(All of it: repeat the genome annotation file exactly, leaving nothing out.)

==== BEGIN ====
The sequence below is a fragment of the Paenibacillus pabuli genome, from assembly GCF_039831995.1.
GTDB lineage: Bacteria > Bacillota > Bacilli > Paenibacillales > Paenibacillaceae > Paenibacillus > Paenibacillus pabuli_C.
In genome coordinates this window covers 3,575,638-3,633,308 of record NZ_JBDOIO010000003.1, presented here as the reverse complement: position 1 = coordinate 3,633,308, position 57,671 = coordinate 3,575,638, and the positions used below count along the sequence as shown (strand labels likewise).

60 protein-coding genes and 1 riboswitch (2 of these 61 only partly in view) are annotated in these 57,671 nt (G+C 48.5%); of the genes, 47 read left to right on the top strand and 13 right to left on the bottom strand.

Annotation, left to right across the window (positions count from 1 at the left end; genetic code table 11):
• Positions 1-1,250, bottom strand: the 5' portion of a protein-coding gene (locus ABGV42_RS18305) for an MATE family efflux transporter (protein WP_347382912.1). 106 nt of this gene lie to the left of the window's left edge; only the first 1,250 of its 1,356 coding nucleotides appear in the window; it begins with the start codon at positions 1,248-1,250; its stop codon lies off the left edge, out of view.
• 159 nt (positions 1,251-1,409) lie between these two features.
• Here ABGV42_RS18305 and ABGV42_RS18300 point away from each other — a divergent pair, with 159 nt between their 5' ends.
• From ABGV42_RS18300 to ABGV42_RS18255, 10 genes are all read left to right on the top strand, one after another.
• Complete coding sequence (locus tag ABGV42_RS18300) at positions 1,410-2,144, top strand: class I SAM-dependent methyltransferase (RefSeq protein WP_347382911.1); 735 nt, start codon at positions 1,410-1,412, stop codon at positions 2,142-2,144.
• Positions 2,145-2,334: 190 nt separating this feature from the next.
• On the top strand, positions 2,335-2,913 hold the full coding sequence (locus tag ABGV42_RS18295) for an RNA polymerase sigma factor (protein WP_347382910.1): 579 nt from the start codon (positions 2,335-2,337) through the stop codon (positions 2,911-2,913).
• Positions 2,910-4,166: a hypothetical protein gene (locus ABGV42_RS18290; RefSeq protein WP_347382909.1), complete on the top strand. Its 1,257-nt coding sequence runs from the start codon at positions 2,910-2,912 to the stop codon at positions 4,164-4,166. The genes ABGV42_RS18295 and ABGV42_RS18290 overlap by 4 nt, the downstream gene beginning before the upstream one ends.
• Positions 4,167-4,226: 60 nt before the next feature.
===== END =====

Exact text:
The sequence below is a fragment of the Paenibacillus pabuli genome, from assembly GCF_039831995.1.
GTDB lineage: Bacteria > Bacillota > Bacilli > Paenibacillales > Paenibacillaceae > Paenibacillus > Paenibacillus pabuli_C.
In genome coordinates this window covers 3,575,638-3,633,308 of record NZ_JBDOIO010000003.1, presented here as the reverse complement: position 1 = coordinate 3,633,308, position 57,671 = coordinate 3,575,638, and the positions used below count along the sequence as shown (strand labels likewise).

60 protein-coding genes and 1 riboswitch (2 of these 61 only partly in view) are annotated in these 57,671 nt (G+C 48.5%); of the genes, 47 read left to right on the top strand and 13 right to left on the bottom strand.

Annotation, left to right across the window (positions count from 1 at the left end; genetic code table 11):
• Positions 1-1,250, bottom strand: the 5' portion of a protein-coding gene (locus ABGV42_RS18305) for an MATE family efflux transporter (protein WP_347382912.1). 106 nt of this gene lie to the left of the window's left edge; only the first 1,250 of its 1,356 coding nucleotides appear in the window; it begins with the start codon at positions 1,248-1,250; its stop codon lies off the left edge, out of view.
• 159 nt (positions 1,251-1,409) lie between these two features.
• Here ABGV42_RS18305 and ABGV42_RS18300 point away from each other — a divergent pair, with 159 nt between their 5' ends.
• From ABGV42_RS18300 to ABGV42_RS18255, 10 genes are all read left to right on the top strand, one after another.
• Complete coding sequence (locus tag ABGV42_RS18300) at positions 1,410-2,144, top strand: class I SAM-dependent methyltransferase (RefSeq protein WP_347382911.1); 735 nt, start codon at positions 1,410-1,412, stop codon at positions 2,142-2,144.
• Positions 2,145-2,334: 190 nt separating this feature from the next.
• On the top strand, positions 2,335-2,913 hold the full coding sequence (locus tag ABGV42_RS18295) for an RNA polymerase sigma factor (protein WP_347382910.1): 579 nt from the start codon (positions 2,335-2,337) through the stop codon (positions 2,911-2,913).
• Positions 2,910-4,166: a hypothetical protein gene (locus ABGV42_RS18290; RefSeq protein WP_347382909.1), complete on the top strand. Its 1,257-nt coding sequence runs from the start codon at positions 2,910-2,912 to the stop codon at positions 4,164-4,166. The genes ABGV42_RS18295 and ABGV42_RS18290 overlap by 4 nt, the downstream gene beginning before the upstream one ends.
• Positions 4,167-4,226: 60 nt before the next feature.